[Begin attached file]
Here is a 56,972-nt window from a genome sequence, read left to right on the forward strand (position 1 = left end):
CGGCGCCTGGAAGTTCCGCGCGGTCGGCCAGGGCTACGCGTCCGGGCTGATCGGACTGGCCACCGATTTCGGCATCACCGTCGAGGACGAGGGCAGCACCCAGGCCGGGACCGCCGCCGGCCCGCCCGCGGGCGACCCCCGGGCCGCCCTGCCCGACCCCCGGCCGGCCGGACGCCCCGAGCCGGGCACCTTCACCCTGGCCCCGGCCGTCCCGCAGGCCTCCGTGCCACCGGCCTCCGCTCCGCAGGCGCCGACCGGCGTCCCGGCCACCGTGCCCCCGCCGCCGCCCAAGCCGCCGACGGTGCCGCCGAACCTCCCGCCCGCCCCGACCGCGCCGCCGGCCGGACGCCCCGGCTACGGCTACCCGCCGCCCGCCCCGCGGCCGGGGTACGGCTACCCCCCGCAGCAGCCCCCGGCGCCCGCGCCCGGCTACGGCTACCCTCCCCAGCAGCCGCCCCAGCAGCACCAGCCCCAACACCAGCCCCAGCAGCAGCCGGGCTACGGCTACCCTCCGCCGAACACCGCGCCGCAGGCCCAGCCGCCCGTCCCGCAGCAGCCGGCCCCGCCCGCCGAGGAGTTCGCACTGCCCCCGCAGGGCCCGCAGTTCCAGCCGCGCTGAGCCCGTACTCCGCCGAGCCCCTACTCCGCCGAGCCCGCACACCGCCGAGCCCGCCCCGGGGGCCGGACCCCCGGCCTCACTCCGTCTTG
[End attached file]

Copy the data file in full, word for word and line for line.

Here is a 56,972-nt window from a genome sequence, read left to right on the forward strand (position 1 = left end):
CGGCGCCTGGAAGTTCCGCGCGGTCGGCCAGGGCTACGCGTCCGGGCTGATCGGACTGGCCACCGATTTCGGCATCACCGTCGAGGACGAGGGCAGCACCCAGGCCGGGACCGCCGCCGGCCCGCCCGCGGGCGACCCCCGGGCCGCCCTGCCCGACCCCCGGCCGGCCGGACGCCCCGAGCCGGGCACCTTCACCCTGGCCCCGGCCGTCCCGCAGGCCTCCGTGCCACCGGCCTCCGCTCCGCAGGCGCCGACCGGCGTCCCGGCCACCGTGCCCCCGCCGCCGCCCAAGCCGCCGACGGTGCCGCCGAACCTCCCGCCCGCCCCGACCGCGCCGCCGGCCGGACGCCCCGGCTACGGCTACCCGCCGCCCGCCCCGCGGCCGGGGTACGGCTACCCCCCGCAGCAGCCCCCGGCGCCCGCGCCCGGCTACGGCTACCCTCCCCAGCAGCCGCCCCAGCAGCACCAGCCCCAACACCAGCCCCAGCAGCAGCCGGGCTACGGCTACCCTCCGCCGAACACCGCGCCGCAGGCCCAGCCGCCCGTCCCGCAGCAGCCGGCCCCGCCCGCCGAGGAGTTCGCACTGCCCCCGCAGGGCCCGCAGTTCCAGCCGCGCTGAGCCCGTACTCCGCCGAGCCCCTACTCCGCCGAGCCCGCACACCGCCGAGCCCGCCCCGGGGGCCGGACCCCCGGCCTCACTCCGTCTTG